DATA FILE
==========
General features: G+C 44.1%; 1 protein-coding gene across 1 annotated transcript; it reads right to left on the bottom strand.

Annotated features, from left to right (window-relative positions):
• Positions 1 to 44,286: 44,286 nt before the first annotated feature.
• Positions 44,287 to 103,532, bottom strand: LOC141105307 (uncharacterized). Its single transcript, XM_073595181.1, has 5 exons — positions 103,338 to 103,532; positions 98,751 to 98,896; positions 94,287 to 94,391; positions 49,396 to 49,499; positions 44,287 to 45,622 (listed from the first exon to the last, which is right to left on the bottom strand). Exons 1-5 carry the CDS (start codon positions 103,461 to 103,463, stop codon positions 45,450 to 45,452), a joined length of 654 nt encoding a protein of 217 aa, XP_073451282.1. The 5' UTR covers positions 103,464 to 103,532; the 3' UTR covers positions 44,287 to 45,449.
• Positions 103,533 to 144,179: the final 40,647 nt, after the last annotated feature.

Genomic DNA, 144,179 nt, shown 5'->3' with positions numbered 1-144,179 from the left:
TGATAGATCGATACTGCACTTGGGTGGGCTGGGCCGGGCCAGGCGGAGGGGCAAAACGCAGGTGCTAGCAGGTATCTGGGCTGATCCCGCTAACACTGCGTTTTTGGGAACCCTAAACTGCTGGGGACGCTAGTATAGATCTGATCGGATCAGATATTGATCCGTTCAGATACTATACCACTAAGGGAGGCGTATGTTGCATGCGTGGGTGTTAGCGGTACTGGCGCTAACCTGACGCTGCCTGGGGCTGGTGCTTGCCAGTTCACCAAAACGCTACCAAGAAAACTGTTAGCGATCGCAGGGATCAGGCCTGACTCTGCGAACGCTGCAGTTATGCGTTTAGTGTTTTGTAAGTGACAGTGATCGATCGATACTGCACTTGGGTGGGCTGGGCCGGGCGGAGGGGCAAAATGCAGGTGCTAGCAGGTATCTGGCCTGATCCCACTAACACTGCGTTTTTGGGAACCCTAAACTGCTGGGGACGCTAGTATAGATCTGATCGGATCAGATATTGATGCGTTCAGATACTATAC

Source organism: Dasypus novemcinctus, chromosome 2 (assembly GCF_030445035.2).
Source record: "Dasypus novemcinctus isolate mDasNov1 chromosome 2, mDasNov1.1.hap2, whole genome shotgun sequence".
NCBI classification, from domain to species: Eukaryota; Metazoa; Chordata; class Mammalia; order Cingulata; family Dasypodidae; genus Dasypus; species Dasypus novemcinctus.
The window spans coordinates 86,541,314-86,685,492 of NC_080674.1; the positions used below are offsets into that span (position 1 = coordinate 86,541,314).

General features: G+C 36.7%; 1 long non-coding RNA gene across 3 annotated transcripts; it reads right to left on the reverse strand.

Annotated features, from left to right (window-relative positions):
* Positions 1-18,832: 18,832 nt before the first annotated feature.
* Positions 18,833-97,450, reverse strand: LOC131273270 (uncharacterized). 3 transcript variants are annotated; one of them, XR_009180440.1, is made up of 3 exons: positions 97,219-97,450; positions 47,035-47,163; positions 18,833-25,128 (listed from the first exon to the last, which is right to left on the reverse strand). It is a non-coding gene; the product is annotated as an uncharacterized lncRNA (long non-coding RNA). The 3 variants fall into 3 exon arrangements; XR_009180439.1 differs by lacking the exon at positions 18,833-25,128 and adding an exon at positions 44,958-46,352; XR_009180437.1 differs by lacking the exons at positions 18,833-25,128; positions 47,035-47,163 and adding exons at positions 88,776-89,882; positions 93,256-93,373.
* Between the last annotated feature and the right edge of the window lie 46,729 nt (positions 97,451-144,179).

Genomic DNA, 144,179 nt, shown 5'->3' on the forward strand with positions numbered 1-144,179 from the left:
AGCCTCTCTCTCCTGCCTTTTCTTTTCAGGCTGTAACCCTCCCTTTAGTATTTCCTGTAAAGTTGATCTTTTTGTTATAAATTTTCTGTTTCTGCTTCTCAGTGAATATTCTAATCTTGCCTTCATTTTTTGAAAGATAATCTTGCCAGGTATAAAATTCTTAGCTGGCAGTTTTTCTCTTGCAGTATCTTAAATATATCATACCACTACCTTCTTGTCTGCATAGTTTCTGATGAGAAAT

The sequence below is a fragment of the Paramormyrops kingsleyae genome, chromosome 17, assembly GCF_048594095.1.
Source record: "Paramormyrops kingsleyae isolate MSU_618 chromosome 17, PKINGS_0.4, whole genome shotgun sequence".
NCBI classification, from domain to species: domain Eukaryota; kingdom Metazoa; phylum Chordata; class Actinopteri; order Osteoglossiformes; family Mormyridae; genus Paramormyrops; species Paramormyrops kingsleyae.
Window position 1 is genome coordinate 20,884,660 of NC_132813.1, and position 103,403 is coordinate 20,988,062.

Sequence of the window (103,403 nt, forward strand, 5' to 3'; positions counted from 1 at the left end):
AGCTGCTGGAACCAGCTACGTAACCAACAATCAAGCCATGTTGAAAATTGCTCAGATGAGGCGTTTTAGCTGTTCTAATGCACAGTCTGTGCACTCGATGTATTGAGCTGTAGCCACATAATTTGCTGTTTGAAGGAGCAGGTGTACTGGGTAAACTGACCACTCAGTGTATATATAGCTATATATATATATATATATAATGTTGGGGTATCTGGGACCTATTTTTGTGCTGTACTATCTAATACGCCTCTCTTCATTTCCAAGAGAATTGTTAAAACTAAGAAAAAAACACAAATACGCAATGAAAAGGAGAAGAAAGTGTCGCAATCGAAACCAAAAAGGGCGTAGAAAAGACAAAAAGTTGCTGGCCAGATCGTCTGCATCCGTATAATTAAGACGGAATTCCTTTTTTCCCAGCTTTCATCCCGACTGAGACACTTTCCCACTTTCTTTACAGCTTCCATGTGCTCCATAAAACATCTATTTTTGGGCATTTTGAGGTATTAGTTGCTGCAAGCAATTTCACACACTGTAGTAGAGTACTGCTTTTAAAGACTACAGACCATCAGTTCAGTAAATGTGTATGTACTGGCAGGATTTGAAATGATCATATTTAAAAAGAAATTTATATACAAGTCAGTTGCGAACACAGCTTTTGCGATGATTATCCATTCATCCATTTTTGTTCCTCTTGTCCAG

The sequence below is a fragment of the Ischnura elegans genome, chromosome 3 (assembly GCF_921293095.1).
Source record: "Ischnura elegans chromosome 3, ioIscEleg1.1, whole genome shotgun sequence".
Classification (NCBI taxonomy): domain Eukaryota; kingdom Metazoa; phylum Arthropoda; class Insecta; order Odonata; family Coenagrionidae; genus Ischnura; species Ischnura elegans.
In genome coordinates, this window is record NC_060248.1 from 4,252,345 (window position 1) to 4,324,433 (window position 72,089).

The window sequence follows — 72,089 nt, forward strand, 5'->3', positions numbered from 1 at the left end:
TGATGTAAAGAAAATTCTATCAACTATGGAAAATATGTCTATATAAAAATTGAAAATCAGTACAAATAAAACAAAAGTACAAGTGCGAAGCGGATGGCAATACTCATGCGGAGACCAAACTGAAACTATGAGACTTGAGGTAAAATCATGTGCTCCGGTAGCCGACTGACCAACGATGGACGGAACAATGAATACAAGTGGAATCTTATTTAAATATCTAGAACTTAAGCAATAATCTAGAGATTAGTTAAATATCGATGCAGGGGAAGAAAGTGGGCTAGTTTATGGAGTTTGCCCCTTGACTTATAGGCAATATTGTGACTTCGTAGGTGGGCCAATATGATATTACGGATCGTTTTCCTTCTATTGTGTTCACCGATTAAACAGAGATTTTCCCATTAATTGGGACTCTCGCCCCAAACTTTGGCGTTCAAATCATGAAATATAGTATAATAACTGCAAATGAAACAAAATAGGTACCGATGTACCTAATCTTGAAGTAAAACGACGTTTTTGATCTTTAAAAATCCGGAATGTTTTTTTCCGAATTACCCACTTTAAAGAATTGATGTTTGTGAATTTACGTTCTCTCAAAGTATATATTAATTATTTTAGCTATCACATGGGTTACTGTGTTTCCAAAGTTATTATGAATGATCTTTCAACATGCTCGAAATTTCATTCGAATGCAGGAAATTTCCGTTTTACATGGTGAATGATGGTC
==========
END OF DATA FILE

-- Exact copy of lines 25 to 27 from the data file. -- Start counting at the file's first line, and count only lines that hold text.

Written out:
The sequence below is a fragment of the Ischnura elegans genome, chromosome 3 (assembly GCF_921293095.1).
Source record: "Ischnura elegans chromosome 3, ioIscEleg1.1, whole genome shotgun sequence".
Classification (NCBI taxonomy): domain Eukaryota; kingdom Metazoa; phylum Arthropoda; class Insecta; order Odonata; family Coenagrionidae; genus Ischnura; species Ischnura elegans.